So, once again, HAPPY PI DAY! If you’re feeling adventurous or just in the mood for a lazy stroll where you can enjoy the weather and listen to “Here Comes the Sun” over and over again on your iPod, take my advice and try out Myles Teddywedgers. I can’t think of a better way to celebrate the holiday. Until next time, happy eating! ☺
By Joseph Shaul
While the average knife block may contains everything from scalpels to English broadswords, the number of knives truly necessary for most cooking tasks is in reality very small. Many professional chefs carry only two or three, and a few quality blades can replace a slew of inferior products. Purchasing the right knives and using them correctly makes cooking much more enjoyable, and greatly reduces the incidence of missing digits.
A brief comment on materials and origin:
There are a few venerable and respected knife manufacturers known for producing consistently flawless product. Sold under such banners as Wüsthof and Messermeister, these knives are forged of the finest materials by the learned dwarfs of Khazad-Dur in their great volcano forges. Needless to say, you can’t afford them.
The good news is that rather less exotic production methods produce some perfectly serviceable knives. Even very pedestrian cutlery of decent quality can hold a remarkable edge, and a relatively small investment can produce highly worthwhile results.
While most knives are made of very similar alloys, there are some important distinctions in production methods. The best knives are forged, hammered into shame from a blob of molten steel in some Brunelian foundry; while hideously expensive, they do hold a fabulous edge. I don’t own any.
More common are knives stamped from a sheet of steel and honed down by machine. Despite the cut-rate manufacturing process, clever metallurgy can produce quality close to that of forged knives at a fraction of the cost. Most knives you’ll find in stores are accordingly produced.Quality is all over the map, but many brands provide functional and economical products.
A few vendors I’m willing to shill include Forschner and Victorinox (yes, the Swiss Army Knife people). Foodservice brands like Mercer, Genesis, and Dexter-Russell may be ugly and coarse, but they’re every bit as effective as their more luxurious counterparts at quadruple the price. A razor-sharp Victorinox $25 chef’s knife is worth more than an entire block of dull Wüsthofs, and offers very good value for money.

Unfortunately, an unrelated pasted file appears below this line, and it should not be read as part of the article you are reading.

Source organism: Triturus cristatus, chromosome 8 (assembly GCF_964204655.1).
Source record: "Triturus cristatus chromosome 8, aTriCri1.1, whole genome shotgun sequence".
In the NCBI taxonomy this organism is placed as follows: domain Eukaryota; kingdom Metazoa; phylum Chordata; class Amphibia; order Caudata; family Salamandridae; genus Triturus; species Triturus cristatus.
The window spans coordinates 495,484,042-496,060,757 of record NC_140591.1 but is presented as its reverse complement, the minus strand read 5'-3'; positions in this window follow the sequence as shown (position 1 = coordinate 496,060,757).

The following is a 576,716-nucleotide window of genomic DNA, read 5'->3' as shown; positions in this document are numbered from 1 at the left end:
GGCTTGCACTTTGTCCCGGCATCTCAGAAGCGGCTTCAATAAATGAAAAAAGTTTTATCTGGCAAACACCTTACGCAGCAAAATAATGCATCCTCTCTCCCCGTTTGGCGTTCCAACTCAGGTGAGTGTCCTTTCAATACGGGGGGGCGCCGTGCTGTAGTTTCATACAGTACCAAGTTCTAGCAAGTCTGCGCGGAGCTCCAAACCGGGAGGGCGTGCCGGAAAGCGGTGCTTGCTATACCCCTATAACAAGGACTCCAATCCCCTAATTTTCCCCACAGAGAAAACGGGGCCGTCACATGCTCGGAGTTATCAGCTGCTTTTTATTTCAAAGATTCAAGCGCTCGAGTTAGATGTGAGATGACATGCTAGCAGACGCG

A special mention is reserved for the Cutco knives sold by Vector Marketing. So useless and dull as to be a hazard to their owners; anyone selling or having sold these should be ashamed of themselves. They really are that awful.
The Classic Chef’s Knife:
A slightly curved blade between 8″ and 11″ in length, the standard chef’s knife is the single most important tool you can have. A good one, kept sharp, can perform roughly 90% of the tasks in a kitchen, and the remainder can usually be fudged if you’re careful For chopping vegetables, it’s a must; for meat and fish there’s nothing better. It’s the most important tool you can have.
If you’re going to spend any significant sum on a knife, it should be this one. An entire block of cut-rate knives can’t beat the broad utility of one good chef’s knife.
The Paring Knife:
The smaller cousin to the chef’s knife, a paring knife is reduced in size for cutting objects held in the hand as opposed to on a cutting board. Useful for peeling, coring, and trimming, it’s a valuable tool for situationswhere a chef’s knife is simply too large and ungainly to be handy. However, it’s small stature makes it unsuitable for cutting larger objects.
A good sharp paring knife is a valuable tool, and significantly reduces the chance of a too-large blade removing bits of your fingers. It’s not as broadly useful or impressive as its’ larger cousins, but its’ utility should not be underestimated.
The deboning knife:
A long, thin knife of relatively elastic construction, the deboning knife is designed to slide between bones and sever tendons on large joints of meat. Unless you regularly prepare large cuts of meat or frequently tear down large quantities of whole chickens, I can’t particularly commend spending much on one of these – if buying one at all.